Uber in Jamaica brings mixed emotions, from excitement among commuters to outrage from the Transport Authority and others. The extreme reactions prompted the government to raise the topic in Parliament a week after Uber said it had begun operations.
The issue seems to be legal. The TA regulates public transportation and says those offering such services need a road license. But the agency also recognizes Uber’s model is a new designation and may need some clarifications. Other interests in public transportation fear the loss of revenue and their costs to up their game and compete.
Uber explained its operations in a company statement that says their app will be a contractual portal for the lessor partner and user. It promises the leases will be insured and backed by Guardian Insurance, covering the lessor and lessee in case of accidents.
While the outcome is pending, the traveling public issued its verdict. In social media responses, most seem happy about Uber’s entry, especially its competitive prices. The public also welcomes Uber’s added safety because vehicles are tracked. Consumers are even happier with Uber’s multiple payment options. Users can use credit or debit cards, an attractive feature for ladies who would rather not travel with cash. Some are already celebrating their freedom from calling Bae too often!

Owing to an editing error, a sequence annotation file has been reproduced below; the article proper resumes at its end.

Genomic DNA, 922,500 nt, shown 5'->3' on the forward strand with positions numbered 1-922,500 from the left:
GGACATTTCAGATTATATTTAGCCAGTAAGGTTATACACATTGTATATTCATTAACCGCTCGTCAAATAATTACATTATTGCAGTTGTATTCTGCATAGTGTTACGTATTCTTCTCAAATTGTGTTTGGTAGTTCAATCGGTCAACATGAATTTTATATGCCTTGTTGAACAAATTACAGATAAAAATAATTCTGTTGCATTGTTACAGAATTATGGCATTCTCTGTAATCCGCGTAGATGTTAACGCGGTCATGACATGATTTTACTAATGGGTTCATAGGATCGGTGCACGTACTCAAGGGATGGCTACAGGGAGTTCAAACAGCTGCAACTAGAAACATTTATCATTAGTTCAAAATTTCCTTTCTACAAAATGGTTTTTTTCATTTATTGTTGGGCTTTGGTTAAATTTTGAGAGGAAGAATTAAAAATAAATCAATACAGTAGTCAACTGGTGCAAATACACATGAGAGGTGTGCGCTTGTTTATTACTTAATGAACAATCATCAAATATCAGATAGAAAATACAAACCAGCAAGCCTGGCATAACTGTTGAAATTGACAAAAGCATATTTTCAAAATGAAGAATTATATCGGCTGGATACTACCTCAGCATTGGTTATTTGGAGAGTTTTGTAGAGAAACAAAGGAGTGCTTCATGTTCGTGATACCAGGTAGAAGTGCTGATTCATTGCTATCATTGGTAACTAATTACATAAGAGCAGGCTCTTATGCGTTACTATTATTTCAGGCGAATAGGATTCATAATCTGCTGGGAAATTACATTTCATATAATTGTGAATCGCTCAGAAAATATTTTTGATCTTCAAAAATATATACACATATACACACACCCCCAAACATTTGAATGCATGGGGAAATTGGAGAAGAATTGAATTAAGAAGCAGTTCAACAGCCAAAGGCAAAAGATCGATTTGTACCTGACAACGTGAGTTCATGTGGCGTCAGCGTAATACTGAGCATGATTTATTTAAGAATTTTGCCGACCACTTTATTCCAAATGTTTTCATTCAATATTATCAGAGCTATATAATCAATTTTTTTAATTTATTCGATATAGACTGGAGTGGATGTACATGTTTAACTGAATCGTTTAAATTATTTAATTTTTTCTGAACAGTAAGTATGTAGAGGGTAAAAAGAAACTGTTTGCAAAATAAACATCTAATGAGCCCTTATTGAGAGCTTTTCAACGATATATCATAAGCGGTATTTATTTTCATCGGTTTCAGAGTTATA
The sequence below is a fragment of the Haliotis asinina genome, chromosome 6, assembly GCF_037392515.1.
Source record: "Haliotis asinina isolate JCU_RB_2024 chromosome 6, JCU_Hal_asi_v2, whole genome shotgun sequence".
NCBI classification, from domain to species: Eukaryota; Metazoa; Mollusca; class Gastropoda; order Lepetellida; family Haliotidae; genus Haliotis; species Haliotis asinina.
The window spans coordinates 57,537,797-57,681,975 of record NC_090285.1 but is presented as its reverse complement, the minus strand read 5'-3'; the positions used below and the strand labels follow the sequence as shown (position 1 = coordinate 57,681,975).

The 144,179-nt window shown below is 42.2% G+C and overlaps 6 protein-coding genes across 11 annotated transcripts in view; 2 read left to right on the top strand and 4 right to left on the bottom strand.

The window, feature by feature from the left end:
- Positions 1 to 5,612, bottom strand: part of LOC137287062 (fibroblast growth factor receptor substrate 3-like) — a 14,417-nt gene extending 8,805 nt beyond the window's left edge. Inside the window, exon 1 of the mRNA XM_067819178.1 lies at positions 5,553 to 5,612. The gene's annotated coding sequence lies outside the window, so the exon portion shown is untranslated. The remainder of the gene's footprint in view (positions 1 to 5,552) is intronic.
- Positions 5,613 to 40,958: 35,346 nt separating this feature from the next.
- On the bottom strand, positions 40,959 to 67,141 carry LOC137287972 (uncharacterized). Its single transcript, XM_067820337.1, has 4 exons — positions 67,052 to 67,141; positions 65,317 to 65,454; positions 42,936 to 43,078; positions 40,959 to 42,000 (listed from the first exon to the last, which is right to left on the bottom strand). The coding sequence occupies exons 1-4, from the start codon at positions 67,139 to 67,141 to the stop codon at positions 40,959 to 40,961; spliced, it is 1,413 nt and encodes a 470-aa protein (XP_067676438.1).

Everyone expects Uber to bring a breath of fresh air to Jamaica’s public transportation. The chaos, crime, and crazy driving have not won the industry many friends. So more than a few people believe Uber will force other players to improve services to benefit consumers.
In many ways, Uber is emblematic of the disruption a global, digitized world promises. Technology is changing how we do everything, at work and at home. Industries are reinventing themselves, and we have little choice except to go with the flow. Perhaps if we embrace the changes Uber brings it will be easier to accept the kind of post-Covid-19 future Jamaica should expect.